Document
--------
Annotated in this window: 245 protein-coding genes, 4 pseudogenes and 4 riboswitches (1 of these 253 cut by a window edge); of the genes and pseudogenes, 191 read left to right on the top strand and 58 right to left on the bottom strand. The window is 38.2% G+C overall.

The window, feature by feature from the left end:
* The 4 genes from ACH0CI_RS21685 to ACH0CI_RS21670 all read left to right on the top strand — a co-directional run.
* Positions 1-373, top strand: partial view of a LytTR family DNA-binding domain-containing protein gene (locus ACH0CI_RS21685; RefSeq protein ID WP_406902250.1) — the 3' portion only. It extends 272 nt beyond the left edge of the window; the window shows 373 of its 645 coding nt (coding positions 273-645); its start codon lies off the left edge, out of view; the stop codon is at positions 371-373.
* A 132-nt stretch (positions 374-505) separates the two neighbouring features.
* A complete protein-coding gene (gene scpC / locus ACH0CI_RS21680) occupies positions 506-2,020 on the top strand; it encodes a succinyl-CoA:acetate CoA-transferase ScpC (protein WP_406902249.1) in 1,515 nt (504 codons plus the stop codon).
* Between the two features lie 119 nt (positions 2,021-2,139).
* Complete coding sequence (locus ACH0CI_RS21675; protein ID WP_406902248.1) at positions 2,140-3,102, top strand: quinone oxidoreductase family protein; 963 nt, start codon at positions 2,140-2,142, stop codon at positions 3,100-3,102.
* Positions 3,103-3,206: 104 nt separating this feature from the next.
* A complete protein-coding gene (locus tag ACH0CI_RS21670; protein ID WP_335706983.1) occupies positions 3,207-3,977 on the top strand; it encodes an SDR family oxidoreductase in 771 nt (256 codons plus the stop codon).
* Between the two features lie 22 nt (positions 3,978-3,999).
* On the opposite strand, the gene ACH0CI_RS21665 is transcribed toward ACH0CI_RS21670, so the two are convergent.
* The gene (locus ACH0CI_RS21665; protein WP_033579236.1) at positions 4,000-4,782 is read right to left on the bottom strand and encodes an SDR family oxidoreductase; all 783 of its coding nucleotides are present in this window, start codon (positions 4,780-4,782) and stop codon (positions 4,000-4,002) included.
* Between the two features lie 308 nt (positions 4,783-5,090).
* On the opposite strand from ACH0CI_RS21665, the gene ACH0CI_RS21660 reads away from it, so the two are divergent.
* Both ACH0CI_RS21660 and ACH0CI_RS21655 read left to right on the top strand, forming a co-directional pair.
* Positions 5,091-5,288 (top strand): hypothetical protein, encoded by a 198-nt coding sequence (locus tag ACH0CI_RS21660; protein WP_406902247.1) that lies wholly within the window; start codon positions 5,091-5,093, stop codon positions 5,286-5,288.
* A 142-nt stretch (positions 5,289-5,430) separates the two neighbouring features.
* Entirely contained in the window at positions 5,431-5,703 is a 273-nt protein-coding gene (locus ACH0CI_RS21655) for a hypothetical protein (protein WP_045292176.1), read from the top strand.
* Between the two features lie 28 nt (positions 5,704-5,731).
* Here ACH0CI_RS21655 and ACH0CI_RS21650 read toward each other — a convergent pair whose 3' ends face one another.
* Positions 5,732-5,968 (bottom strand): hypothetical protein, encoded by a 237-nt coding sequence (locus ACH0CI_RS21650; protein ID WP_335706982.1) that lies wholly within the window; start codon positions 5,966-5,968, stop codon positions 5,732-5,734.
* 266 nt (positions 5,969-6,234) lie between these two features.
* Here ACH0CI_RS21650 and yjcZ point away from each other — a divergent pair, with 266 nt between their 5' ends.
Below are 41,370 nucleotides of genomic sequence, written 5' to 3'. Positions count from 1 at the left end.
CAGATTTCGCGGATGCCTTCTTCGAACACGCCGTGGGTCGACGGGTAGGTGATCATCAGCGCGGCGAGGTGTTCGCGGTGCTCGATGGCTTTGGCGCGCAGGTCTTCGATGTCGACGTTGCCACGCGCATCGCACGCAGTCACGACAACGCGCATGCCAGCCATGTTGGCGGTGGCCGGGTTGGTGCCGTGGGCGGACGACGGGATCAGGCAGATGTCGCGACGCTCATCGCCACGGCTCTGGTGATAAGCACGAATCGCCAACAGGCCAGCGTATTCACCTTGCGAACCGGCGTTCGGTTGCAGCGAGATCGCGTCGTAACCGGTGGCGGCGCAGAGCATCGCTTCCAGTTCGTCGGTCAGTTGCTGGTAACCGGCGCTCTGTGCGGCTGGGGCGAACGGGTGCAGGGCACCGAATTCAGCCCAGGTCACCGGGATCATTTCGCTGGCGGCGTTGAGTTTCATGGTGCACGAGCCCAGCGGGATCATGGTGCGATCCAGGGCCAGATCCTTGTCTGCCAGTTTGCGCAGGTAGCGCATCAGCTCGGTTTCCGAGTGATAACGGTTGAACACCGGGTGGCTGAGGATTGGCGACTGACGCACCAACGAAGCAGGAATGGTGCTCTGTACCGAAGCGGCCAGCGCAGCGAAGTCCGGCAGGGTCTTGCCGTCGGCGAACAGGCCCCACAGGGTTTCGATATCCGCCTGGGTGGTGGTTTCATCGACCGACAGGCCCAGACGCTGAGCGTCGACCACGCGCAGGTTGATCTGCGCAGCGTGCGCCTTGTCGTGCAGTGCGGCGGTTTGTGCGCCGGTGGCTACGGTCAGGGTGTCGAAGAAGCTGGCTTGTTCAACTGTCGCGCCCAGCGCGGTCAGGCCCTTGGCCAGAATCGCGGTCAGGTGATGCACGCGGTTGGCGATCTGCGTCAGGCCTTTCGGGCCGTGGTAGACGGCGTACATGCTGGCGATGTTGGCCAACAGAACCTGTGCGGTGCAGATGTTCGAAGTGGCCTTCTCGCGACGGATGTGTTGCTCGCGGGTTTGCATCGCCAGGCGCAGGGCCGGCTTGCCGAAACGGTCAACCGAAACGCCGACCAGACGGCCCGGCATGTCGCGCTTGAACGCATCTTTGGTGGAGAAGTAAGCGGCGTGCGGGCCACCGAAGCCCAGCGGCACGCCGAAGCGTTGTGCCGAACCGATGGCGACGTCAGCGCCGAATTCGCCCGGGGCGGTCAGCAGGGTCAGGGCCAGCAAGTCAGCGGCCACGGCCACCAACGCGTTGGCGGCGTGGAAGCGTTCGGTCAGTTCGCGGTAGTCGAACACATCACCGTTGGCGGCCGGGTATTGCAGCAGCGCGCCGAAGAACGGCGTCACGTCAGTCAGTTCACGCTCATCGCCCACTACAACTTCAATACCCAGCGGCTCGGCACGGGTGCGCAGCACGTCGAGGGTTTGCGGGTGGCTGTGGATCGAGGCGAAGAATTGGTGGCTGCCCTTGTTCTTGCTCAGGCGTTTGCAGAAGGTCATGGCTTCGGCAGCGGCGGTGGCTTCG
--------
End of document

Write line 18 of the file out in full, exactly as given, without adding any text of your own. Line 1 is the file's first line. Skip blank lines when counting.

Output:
* A 142-nt stretch (positions 5,289-5,430) separates the two neighbouring features.